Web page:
The Science of Rockets

What are the most important technologies in the history of human space exploration? If we make a list to answer this question, there will be rockets at the very beginning. Through this, people have crossed the borders of the world. Whether it’s a novotelescope or an artificial satellite or a spacecraft, if we want to send anything out of Earth, we have to go to this rocket first. But how does a rocket work? What exactly happens when it launches? Before we get into that story, let’s take a brief look at the history of rockets.

Rockets were invented mainly by the Chinese. At that time they used to call the explosive bamboo tube Ti Lao Shu (Small-Rat). Because, in the beginning, these bamboo tubes were not blown. Instead, when it exploded, they would run around the ground. Then, in the thirteenth century, a strange thing happened in China.

The royal festival is going on. The festival is organized by the Chinese emperor Li Chung. Suddenly his wife screamed. A ‘mete-rat’ flew up and pushed under his chair. That’s where the festival ends. And, Lee Chung arrested and imprisoned those who were in charge of these ‘Small-Rats’.

Bamboo rockets made by the Chinese. Collected


Scientists speculate that some of the explosive tubes may not have exploded. Maybe he jumped out of the fire. At that time gas and gunpowder came out from inside. These gunpowder pushes the tubes upwards while burning. There was a push of gas. As a result, this bamboo tube-rocket flew.

The accident opened a new horizon for the Chinese. They began research on gunpowder-filled bamboo tubes. At first, the explosives were poured into a tube, tied to the tip of an arrow, and thrown away. A few days later they discovered that these tubes could leak on their own. The back of the tube is open.

If the inner explosion is set on fire, the gas and gunpowder powder that comes out from the back of the tube as a result of the explosion can fill the tube and release it quickly. The first true rocket was born.

Rockets have long been used as weapons. Much later, in the 19th century, people thought of using the first rocket for space travel. Among the pioneers of this idea are Konstantin Jalkovsky, Robert Goddard, Hermann Oberth and Warner von Brown. The first rocket to cross the Earth’s border during the Cold War with their hands. As I said before, rockets are no longer used as weapons. It is now used in science.

You don’t need to know many complex things to know the basic story of this rocket science. (To be honest, there is a need. The story of rocket science that we will tell here is more basic than basic!)

Newton introduced rocket science by discovering the law of gravitation. We know that the gravitational force or gravity of the earth is called gravity. With this force, the world pulls everything towards itself. The formula can be written as follows:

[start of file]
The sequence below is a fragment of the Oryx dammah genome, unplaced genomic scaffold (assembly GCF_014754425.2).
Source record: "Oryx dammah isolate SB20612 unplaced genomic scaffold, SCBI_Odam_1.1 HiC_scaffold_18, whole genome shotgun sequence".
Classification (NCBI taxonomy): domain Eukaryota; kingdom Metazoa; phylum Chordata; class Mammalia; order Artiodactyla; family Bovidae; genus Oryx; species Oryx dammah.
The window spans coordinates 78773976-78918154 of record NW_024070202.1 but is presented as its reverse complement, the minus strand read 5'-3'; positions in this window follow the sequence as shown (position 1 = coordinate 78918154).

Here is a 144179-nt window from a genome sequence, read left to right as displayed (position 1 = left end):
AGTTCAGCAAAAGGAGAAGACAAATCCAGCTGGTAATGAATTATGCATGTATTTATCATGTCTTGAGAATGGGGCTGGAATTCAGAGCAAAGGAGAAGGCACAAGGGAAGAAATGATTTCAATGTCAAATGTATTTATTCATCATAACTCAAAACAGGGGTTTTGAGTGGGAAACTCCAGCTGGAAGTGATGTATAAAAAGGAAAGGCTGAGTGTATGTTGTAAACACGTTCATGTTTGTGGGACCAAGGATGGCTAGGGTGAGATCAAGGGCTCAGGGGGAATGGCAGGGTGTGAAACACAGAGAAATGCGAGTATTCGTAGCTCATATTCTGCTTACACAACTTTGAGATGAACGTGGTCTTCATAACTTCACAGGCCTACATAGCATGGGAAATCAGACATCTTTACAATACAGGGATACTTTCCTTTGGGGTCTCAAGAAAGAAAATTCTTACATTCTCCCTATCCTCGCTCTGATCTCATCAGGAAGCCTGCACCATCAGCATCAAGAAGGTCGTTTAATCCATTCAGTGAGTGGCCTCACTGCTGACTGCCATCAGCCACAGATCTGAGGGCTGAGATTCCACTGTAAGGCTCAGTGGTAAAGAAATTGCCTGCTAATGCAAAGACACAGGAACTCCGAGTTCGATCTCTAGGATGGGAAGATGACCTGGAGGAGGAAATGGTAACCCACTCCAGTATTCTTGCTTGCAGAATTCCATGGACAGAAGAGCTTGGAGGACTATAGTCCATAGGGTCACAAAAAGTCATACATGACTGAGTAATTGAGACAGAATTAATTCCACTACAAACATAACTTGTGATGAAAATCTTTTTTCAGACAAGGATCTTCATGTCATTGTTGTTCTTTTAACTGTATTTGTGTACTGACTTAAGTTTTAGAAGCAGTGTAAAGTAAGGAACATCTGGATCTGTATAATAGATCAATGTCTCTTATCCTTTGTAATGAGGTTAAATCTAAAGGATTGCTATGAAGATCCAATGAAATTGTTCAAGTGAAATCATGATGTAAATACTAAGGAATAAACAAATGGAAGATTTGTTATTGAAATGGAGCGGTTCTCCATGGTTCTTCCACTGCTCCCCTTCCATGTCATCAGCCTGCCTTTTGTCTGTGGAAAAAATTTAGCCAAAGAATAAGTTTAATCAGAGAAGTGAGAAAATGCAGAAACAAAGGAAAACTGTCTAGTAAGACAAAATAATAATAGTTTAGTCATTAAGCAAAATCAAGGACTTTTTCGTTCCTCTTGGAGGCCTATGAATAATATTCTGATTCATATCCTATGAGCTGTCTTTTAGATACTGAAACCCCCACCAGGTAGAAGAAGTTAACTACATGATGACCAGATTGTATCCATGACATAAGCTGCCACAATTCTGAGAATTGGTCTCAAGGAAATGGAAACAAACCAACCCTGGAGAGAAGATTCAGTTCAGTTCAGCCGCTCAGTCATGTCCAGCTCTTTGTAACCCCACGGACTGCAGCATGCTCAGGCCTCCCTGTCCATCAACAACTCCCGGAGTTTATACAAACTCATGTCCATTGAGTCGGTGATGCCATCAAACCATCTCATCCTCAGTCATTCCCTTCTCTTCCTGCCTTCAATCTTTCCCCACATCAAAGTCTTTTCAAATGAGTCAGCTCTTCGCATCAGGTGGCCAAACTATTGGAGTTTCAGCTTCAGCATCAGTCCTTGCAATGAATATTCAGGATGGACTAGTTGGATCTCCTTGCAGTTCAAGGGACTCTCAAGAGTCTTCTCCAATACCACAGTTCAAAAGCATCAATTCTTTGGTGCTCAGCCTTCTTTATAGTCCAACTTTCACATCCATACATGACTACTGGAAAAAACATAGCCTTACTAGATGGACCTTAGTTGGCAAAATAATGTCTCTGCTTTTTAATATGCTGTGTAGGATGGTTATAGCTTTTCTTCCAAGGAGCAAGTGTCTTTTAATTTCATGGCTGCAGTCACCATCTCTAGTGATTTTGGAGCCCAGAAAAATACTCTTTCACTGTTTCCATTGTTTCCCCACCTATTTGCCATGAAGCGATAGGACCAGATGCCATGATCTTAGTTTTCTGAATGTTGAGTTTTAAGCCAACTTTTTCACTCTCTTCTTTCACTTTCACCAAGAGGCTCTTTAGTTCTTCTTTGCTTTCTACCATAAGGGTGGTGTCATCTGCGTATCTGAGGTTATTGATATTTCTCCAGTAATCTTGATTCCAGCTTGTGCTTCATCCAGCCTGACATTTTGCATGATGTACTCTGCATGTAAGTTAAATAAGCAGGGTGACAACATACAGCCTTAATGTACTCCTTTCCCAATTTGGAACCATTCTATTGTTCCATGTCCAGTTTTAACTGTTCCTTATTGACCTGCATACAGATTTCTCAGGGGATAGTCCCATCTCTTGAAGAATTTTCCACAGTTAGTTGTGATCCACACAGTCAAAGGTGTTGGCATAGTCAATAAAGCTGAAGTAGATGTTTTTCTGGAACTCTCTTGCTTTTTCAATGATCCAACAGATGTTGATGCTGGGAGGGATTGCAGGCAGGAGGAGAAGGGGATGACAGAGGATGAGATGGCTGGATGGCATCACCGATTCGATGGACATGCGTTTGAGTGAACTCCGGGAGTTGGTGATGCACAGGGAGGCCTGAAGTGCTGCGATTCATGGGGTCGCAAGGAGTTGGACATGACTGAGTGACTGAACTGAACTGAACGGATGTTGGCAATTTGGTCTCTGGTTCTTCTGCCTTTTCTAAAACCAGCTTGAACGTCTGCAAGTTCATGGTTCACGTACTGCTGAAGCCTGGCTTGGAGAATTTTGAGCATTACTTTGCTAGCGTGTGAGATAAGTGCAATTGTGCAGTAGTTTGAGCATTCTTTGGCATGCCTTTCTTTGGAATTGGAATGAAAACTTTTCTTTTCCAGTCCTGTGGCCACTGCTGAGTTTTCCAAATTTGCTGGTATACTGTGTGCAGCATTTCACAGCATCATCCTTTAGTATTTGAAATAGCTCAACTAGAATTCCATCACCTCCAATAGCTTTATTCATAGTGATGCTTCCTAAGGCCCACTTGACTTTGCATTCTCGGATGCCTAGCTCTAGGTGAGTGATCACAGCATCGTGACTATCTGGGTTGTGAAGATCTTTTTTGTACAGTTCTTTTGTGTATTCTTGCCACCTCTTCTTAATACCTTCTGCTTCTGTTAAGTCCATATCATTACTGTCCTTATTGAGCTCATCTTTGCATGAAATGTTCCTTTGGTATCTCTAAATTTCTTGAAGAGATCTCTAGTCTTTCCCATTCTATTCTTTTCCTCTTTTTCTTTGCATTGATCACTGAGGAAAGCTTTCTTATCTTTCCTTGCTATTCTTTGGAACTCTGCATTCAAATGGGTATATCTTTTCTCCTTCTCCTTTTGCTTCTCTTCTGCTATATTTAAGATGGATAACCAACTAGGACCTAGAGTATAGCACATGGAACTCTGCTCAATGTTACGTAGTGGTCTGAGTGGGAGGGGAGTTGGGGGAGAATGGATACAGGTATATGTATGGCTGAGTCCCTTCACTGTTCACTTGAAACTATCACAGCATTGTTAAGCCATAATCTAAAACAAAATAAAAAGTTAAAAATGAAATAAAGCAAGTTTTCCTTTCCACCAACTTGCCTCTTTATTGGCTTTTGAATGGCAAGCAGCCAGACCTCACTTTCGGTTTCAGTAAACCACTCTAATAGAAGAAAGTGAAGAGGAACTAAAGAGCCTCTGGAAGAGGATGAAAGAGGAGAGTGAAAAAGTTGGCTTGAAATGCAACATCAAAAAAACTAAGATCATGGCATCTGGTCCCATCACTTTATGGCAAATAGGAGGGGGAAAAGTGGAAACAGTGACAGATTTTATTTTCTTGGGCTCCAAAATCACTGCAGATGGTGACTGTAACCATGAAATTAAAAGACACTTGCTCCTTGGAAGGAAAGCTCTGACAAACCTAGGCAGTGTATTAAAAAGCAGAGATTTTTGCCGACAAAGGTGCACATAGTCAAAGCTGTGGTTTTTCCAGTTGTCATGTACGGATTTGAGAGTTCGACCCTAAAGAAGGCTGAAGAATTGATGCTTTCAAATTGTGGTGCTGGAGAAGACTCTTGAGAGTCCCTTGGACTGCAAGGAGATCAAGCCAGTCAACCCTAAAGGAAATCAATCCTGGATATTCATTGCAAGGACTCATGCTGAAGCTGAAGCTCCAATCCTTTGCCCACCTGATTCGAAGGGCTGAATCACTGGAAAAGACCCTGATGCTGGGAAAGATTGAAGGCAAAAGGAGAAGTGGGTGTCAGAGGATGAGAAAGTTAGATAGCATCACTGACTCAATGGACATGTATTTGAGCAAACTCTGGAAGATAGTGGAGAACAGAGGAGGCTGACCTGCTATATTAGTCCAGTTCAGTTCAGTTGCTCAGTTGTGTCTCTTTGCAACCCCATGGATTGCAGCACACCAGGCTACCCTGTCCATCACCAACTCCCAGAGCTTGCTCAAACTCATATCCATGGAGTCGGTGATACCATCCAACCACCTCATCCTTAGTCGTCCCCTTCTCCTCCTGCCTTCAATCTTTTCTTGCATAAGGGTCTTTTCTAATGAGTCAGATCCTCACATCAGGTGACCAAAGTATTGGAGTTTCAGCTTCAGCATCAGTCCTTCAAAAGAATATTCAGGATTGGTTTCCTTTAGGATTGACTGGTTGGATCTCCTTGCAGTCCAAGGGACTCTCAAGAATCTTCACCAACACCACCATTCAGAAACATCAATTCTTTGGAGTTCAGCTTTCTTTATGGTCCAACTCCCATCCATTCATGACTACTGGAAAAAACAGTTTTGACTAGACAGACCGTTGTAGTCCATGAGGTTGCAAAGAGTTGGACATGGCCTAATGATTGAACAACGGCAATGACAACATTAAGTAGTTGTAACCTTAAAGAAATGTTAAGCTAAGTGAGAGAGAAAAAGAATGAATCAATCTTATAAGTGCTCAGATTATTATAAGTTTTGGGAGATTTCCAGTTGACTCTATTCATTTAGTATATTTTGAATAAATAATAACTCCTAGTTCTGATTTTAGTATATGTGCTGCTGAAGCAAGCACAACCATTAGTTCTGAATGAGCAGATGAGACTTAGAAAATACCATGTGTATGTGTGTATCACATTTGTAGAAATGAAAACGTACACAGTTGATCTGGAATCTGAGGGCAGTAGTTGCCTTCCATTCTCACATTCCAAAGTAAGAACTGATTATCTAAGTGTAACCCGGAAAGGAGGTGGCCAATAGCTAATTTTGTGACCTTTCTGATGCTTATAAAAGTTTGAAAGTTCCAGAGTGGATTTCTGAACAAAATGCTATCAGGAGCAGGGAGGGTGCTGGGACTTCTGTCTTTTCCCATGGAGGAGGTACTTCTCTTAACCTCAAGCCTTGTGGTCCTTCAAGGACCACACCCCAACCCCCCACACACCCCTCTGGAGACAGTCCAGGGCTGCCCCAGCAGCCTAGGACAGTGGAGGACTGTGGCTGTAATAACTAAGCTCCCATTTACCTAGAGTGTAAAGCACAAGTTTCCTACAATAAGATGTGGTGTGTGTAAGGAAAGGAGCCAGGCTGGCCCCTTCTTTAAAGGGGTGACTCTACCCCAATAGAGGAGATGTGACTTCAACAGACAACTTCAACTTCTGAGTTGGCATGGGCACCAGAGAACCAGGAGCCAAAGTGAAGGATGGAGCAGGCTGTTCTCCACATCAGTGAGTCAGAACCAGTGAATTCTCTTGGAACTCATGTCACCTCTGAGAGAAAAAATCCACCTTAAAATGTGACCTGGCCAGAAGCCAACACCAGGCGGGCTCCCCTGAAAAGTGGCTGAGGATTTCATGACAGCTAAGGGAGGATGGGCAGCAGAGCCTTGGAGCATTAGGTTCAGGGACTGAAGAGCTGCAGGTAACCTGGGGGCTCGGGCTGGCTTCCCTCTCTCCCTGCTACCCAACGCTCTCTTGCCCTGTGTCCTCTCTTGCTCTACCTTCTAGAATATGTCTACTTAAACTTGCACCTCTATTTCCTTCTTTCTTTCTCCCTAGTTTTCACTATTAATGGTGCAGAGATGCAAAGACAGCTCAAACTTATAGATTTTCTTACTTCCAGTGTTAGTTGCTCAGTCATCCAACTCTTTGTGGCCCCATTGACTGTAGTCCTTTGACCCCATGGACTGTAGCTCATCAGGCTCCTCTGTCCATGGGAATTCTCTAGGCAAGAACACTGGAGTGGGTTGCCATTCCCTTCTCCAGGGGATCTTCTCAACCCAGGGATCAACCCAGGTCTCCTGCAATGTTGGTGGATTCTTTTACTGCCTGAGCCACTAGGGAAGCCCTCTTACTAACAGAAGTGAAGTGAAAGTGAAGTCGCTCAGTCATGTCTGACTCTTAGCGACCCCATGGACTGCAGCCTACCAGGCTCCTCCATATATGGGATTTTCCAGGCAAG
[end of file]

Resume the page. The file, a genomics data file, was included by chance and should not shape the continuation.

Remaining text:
g = GM/R2

This formula is supposed to be very familiar to the students of ninth-tenth class. According to the formula, g is gravity. G is the universal gravitational constant, M is the mass of the earth and R is the radius of the earth. Let us say that the value of the gravitational constant, G = 6.67 × 10-11 Nkg-2m2, mass of the earth, M = 5.9722 × 1024 kg and radius, R = 6.38 x 106 m (from 6,357 km to 6,378 km) . Calculating these, the value of gravity is g = 9.81 ms-2.

Another important aspect of the law of gravitation is that the release velocity of the planets (actually, for all objects) can be calculated from this. The speed of release means how fast a thing (read, rocket) can be thrown and it can break the attraction of another object (read, earth) and go out. The formula is also quite simple. Release velocity, V = √ (2GM / R). Here M is the mass of the object, and R is the radius of that object. As I said before, G is the famous universal gravitational constant.

Universal means that the value is the same inside and outside the earth, in space or anywhere in the universe. According to this formula, the Earth’s release velocity, VE = 11.2 kms-1. In other words, if a rocket is traveling at a speed of about 11.2 kilometers per second, it will be able to break the gravity of the earth and go out. Now the question is, how does the rocket do that?

Rockets that are sent into space usually have 4 main parts.
One, the structural system or infrastructure. The frame or structure of a rocket that holds different parts, so its infrastructure. Its main parts are cylindrical rocket-body, pointed nose and fin or wings. The body of the rocket is mainly made of aluminum and titanium. It has a thermal insulation system on it. The reason is obvious. This protects the rocket from the intense heat generated by friction with the air during launch.

Two, the propulsion system. It occupies the most space on the rocket. It also holds a large part of the weight or mass of the rocket. Its main components are rocket engines, fuels and oxidizers.
Then there is the pay-load system. The rockets that carry it can be humans or spacecraft, spacecraft or anything. It is at the very head of the rocket. Fourth, the rocket’s guidance system. Its job is to make sure that the rocket can reach its target and to direct the rocket in the right direction. It contains radar, computers and other auxiliary components.